Credit: Connie Zhou.

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Architectural Record Explores KPF’s “Office Reboot” for Meta

The August issue of the magazine highlights KPF’s transformation of the Farley Building interiors for the technology company, with insight from Principal Hana Kassem about how the team found opportunities within the original structure.

A protected Landmark in New York City, the 1912 James A. Farley building, designed by McKim, Mead & White, first served as a major US Postal Service branch for the entire New York Region. When discussing the parallels of the building’s original purpose as a post office and Meta’s mission to share information, Hana said, “Farley was already a place of connection, communication, and technology.”

Spanning 700,000 square feet and five floors, the Meta Farley project wraps around the Moynihan Train Hall and occupies the western portion of the building. In order to aid in wayfinding, “intuitive navigation through the cross-section—beyond mostly cubicle-free acres of desks, food halls, and library-like refuges—is supported by such semiconsciously apprehended details as level-to-level differentiations in background brickwork patterning.”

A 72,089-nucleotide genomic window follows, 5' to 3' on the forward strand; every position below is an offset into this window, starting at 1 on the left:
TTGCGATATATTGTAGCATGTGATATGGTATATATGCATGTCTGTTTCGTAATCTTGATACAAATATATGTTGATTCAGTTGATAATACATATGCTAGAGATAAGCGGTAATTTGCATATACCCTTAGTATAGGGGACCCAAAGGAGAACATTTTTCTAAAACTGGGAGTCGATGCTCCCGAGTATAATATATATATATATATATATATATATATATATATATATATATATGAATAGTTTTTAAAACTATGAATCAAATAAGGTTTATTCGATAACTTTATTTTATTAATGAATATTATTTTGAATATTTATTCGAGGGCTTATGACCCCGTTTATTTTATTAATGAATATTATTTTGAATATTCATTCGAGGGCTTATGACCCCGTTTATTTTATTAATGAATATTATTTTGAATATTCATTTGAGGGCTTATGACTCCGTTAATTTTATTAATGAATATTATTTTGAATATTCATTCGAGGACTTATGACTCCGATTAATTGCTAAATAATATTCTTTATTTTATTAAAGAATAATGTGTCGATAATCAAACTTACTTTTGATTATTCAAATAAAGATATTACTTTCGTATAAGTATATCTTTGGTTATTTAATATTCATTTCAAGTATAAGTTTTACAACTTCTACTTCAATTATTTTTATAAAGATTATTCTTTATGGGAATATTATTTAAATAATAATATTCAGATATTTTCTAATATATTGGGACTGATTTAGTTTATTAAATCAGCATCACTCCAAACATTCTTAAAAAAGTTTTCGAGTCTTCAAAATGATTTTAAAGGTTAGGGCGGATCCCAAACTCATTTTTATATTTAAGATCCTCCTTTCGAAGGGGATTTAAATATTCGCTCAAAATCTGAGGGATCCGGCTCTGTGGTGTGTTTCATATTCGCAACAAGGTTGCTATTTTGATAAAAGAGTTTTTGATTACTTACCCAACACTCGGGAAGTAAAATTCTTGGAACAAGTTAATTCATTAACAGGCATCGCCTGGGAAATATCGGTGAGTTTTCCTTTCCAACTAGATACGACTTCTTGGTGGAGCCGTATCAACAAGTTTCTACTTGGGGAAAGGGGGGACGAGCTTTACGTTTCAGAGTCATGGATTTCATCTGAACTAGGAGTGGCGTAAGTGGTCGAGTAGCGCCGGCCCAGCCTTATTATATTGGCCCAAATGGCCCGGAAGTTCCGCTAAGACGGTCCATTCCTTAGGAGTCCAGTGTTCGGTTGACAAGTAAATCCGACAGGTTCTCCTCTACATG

The interior design leverages historic details of the original building and transforms them in new ways; a fish-scale pattern from heating grates is repurposed as a floor pattern elsewhere in the building, historic elevator cabs are transformed into reading carrels, and original brick patterns were recreated to differentiate between floors. Hana explained, “there was a lot of craftwork and a lot of attention to issues like patching walls. Do you erase time? Do you record time? Do you make that recording an extension of time into the present?” The article highlights KPF’s “radically optimistic” approach to the project, “in which the new is legibly woven into the old and evocative contemporary elements… [that] acknowledge and celebrate their own artifice, yet also support both spatial and temporal orientation.”

Read the full article from Architectural Record here. Learn more about the project and the firm’s approach to adaptive reuse, as featured in the 2023 Spring edition of KPF Review, here.